What You're Failing to Consider About Your Future Part II: Retirees

Part II: Retirees

Preparing for retirement might seem like the most basic aspect of financial planning, but studies have shown that there’s a massive information gap when it comes to how retirees intend to spend their money compared to how they actually plan to save it. Too many people don’t know how much they need for retirement or how to distribute their assets when they get there. In this blog, we’ll talk about the important aspects of a retirement plan and what you might be failing to consider when it comes to your future as a retiree.

The Window's Penalty Tax

Most people understand that the death of a spouse will affect their finances, especially if they’re still in their income-earning years. But it’s not just the loss of active income that causes repercussions in a couple’s finances. Many people fail to consider the possibility of what’s called the Widow’s Penalty Tax.

If a couple is retired (and they’ve planned properly), they should have a few sources of steady income from pensions, social security, or other benefits. But if one of the spouses passes away, the widow or widower sees an automatic reduction in income. That person will get to keep the larger of the two social security payments, but they’ll lose the other. As for pensions, if a husband had a $3,000 pension and he passes away, that income becomes a survivor benefit, rather than the full pension amount. And if the account offers a 50% survivor benefit, the widow now only receives $1,500 a month. On top of that, she’ll have to file taxes as a single person. So even with a significantly reduced income, she could end up paying more in taxes than she was before—thus, the Widow’s Penalty Tax.

These might seem like small repercussions, but they add up, and if a coupe isn’t prepared for these circumstances, it can drastically affect the widow or widower’s lifestyle. But if you consider these possibilities ahead of time, you can address the issue with life insurance or by using other assets as a safeguard.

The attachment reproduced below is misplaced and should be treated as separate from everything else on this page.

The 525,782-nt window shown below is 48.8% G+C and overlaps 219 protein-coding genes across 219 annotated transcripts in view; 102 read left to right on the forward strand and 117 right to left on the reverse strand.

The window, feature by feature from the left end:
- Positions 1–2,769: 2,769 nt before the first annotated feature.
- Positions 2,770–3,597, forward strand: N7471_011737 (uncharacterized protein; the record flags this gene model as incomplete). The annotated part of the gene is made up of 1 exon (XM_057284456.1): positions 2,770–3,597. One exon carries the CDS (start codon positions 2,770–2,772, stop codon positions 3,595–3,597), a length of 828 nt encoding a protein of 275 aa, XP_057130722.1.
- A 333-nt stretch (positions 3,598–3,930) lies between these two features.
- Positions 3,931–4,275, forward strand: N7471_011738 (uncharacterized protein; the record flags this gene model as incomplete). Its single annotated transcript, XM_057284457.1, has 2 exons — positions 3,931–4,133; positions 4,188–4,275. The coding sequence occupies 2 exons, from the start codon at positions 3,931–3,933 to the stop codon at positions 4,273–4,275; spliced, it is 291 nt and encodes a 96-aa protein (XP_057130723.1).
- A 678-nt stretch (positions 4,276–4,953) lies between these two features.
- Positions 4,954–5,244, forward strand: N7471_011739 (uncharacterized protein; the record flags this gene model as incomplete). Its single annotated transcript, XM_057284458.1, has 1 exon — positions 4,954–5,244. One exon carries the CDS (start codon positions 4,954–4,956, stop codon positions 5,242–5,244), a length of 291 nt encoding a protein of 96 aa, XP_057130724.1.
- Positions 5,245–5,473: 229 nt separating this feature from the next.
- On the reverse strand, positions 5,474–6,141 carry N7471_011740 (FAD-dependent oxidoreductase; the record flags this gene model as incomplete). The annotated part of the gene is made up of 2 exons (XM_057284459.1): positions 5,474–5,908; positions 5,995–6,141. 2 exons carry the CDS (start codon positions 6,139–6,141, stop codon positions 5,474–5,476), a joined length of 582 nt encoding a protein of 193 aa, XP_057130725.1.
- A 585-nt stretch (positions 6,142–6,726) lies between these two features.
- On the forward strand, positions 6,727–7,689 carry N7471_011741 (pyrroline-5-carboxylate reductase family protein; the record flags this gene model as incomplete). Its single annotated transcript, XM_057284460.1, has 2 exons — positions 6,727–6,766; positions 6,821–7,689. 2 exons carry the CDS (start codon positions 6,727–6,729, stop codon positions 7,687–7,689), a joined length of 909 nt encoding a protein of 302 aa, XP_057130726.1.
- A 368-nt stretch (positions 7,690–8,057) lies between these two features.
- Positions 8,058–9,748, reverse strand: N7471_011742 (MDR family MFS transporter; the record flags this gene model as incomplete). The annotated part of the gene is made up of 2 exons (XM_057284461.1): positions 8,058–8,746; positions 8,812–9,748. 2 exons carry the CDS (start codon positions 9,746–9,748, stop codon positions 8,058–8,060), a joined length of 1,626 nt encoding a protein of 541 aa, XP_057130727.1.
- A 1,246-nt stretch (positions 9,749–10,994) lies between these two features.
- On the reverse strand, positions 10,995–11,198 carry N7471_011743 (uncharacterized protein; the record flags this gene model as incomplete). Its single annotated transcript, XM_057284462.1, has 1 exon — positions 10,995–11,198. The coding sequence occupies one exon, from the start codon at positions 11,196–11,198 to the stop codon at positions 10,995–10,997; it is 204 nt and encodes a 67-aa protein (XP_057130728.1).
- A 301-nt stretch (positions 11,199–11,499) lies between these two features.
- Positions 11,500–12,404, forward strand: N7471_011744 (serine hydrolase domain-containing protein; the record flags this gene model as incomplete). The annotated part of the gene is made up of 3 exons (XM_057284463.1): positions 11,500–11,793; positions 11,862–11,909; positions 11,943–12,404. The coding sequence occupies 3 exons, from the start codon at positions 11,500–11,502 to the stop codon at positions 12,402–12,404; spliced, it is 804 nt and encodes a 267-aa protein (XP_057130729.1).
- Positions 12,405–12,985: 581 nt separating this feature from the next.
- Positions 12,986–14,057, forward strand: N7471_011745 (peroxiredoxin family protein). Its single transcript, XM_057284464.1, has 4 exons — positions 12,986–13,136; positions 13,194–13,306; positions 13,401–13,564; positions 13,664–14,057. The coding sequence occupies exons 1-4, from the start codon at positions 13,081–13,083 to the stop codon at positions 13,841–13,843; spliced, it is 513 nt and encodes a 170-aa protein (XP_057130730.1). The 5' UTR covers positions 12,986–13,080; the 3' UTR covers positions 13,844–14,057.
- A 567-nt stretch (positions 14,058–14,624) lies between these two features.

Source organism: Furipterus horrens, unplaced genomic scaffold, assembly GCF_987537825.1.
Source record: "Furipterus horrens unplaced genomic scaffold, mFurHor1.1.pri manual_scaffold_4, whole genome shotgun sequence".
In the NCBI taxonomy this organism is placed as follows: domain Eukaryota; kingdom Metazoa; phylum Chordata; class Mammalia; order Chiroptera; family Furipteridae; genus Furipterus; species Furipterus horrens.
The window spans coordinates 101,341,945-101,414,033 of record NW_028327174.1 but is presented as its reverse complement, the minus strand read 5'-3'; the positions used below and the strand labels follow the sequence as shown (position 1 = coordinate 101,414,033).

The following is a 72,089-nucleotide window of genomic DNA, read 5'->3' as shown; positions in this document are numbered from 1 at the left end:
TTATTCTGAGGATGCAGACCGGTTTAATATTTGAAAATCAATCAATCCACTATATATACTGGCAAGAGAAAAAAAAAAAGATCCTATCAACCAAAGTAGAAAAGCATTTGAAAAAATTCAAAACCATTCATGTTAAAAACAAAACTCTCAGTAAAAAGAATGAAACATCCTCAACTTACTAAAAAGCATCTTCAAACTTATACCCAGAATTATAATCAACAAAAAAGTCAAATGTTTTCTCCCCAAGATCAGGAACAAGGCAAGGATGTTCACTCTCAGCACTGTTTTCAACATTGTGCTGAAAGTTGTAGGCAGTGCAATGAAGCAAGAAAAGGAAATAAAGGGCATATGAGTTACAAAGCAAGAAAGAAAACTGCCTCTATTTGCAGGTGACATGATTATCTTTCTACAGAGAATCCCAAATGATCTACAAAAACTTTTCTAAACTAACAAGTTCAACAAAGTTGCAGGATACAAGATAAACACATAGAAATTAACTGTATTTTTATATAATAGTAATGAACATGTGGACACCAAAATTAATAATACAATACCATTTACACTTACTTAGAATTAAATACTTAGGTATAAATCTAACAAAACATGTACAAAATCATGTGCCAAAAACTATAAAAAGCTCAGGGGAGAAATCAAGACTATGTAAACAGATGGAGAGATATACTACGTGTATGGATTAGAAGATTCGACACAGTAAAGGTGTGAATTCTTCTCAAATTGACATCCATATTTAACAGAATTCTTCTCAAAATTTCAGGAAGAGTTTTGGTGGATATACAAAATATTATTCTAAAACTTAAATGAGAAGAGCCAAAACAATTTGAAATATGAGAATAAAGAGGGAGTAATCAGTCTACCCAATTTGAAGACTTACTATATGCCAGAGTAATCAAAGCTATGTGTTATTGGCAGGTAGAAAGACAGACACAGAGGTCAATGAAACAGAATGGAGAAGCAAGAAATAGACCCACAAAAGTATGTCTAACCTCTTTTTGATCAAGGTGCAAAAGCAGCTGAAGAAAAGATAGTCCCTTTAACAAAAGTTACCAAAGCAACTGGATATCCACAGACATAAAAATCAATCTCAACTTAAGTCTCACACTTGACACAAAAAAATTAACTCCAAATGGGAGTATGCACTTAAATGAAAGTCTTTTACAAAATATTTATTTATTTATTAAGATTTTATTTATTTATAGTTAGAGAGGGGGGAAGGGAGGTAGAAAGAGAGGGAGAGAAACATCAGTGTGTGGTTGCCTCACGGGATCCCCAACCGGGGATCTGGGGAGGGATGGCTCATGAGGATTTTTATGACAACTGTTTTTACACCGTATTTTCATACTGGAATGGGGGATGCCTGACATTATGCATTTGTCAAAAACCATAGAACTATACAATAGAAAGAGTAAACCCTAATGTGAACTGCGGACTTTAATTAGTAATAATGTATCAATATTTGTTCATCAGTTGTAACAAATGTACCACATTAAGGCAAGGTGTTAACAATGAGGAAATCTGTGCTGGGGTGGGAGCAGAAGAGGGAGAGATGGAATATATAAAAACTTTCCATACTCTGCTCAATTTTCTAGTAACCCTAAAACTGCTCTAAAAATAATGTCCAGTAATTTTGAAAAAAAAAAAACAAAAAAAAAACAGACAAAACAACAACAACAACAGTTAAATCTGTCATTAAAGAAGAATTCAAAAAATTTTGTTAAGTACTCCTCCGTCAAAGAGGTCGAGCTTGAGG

Sequence of Returns Risk

This is another concept most retirees don’t consider or haven’t heard of. Your retirement funds aren’t just dependent on how much you invest, but when those investments grow or diminish. Before you retire, you’re focused on your average return over many years. But after you retire, the sequence in which you receive returns matters even more.

For example: If you see investment losses (or make significant withdrawals) in your first few years of retirement, that has a dramatic effect on how long your investments last throughout your retirement—and how they continue to perform over time. With early losses, your investments will then accrue off of a smaller base amount, and you may not have time to make up the loss as the market recovers. But if you see losses later in retirement, you’re in a much more stable situation. And while you can’t control market fluctuations, you can control your level of risk and when you decide to take distributions.

With the uncertainties around investing, would it be better to put all your retirement efforts into fixed-income investments like annuities? Not necessarily—because then you don’t have the opportunity to realize the significant gains market investments can accrue. But the Sequence of Returns Risk is something you need to consider when determining what kind of risks you’re willing to take in retirement and how you plan to distribute your assets.